There are many numerical methods that have been developed to solve

Maxwell’s equations. The three most-widely used methods are:

◆ Method of Moments (MoM) / Boundary Element Method (BEM)

◆ Finite Element Method (FEM)

◆ Finite-Difference Time-Domain (FDTD) Method​

​Many commercial CEM codes have been developed around particular methods, and, of course, each method has its strengths and weaknesses. Historically,

the codes themselves had their strengths and weaknesses that were

associated with the strengths and weaknesses of underlying numerical

methods

Recognizing these differences, software developers have been addressing the shortcomings of their numerical techniques of choice. This work has led to an effective blurring of the differences between various commercial simulation packages. Furthermore, many companies started to apply multiple methods

in their packages, sometimes combining two or more methods into hybrid methods. In addition, complementary simulation techniques have been

developed to address the weaknesses of some methods, most notably,

effective formulation of unbounded (open) problems.

​As a result, detailed comparison of the various methods, which used to be an important factor in selecting software packages, is much less important now. Below is a reference list of various numerical methods used for solving

Maxwell’s equations.

​Generalized Multipole Technique (GMT)
Similar to MOM/BEM, but the basis functions are chosen to satisfy Maxwell's equations at some distance away from the boundaries, rather than on the boundaries.

​​Time-Domain Method of Moments (TD-MoM)
Essentially, MoM formulated in time domain rather than in frequency domain.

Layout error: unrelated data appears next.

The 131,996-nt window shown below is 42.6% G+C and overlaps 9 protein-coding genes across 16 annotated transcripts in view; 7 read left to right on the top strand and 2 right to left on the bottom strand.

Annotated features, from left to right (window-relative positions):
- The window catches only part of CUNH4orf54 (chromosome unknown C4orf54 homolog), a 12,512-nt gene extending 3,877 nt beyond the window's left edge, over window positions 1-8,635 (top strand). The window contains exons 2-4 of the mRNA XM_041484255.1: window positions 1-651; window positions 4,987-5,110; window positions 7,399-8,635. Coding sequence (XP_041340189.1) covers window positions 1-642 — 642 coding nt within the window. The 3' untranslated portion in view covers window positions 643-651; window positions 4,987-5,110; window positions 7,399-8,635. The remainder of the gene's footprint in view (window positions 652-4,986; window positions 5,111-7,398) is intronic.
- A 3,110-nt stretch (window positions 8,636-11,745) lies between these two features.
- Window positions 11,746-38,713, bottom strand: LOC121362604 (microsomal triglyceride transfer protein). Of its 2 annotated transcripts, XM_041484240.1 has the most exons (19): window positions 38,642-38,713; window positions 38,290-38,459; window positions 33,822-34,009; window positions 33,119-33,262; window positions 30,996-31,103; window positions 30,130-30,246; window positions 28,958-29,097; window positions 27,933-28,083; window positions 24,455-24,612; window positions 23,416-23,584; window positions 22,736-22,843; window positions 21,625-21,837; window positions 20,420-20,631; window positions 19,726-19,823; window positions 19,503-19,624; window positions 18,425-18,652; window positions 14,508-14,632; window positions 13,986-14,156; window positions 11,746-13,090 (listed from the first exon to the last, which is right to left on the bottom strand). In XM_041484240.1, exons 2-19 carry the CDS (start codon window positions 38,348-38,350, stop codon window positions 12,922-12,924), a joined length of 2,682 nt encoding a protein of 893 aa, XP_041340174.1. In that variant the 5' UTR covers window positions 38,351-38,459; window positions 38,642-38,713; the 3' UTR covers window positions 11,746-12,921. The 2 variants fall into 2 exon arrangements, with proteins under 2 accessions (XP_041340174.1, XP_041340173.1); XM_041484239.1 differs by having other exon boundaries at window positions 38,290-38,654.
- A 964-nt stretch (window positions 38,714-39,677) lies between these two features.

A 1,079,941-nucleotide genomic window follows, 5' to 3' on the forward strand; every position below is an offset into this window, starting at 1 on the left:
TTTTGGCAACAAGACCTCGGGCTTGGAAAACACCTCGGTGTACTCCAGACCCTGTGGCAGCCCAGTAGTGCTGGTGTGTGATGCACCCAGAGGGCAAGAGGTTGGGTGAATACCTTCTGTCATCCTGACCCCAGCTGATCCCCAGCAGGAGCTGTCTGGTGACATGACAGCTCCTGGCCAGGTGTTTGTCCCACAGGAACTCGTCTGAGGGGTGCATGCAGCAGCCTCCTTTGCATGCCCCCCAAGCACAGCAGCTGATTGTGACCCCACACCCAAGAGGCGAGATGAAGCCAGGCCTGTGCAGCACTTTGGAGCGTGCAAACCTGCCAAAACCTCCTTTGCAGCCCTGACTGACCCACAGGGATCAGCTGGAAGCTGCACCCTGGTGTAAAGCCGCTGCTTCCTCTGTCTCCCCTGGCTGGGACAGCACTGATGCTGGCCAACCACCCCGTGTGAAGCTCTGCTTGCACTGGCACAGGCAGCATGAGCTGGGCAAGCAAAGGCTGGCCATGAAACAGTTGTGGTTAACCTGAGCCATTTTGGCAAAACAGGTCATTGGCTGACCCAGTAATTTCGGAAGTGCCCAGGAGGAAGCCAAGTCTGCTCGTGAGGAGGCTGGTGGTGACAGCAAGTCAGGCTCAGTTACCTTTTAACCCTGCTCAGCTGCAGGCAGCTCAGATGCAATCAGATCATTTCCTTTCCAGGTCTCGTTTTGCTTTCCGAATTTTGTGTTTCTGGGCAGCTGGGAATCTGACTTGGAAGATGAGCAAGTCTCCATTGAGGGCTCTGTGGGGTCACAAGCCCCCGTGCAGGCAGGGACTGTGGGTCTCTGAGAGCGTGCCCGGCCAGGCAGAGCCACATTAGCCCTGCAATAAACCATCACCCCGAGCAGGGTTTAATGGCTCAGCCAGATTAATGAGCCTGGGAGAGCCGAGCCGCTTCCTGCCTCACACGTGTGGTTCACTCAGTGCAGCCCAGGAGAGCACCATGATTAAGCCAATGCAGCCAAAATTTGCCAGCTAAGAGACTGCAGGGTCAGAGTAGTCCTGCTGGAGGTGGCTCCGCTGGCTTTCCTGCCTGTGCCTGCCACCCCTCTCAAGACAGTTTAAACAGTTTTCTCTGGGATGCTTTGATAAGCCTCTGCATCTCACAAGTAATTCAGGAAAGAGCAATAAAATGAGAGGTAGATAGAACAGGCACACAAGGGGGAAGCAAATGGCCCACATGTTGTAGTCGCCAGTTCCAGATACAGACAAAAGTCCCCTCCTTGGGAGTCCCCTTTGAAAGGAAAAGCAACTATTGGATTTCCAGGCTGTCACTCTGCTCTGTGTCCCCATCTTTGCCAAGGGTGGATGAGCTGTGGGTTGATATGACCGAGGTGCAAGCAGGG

Finite-Volume Time-Domain (FVTD) Technique
The FVTD technique is based on the integral form of Maxwell's curl equations.

The FVTD method solves the equations numerically by integrating them over

a volume that has been meshed into arbitrarily-shaped elements;

consequently, the resulting meshes can be unstructured. FVTD combines the strengths of both FDTD and FEA methods. Unbounded problems can be

handled with the use of perfectly-matched layer (PML) absorbing boundaries.

Finite-Element Time-Domain (FETD) Technique or TDFEM
The FETD technique takes advantage of both FDTD and FEA methods. There

are two main varieties of this technique: (1) the time-dependent Maxwell’s equations are discretized which leads to a generalization for FDTD method for unstructured meshes, (2) one of the field variables is eliminated from the Maxwell’s equations which leads to second-order (curl-curl) equations which

in turn are discretized.

Finite-Difference Frequency-Domain (FDFD) Technique

Physical Optics (PO)

Uniform Theory of Diffraction (UTD)

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CEM Methods

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​​​Electromagnetics and Multiphysics
​Modeling and Simulation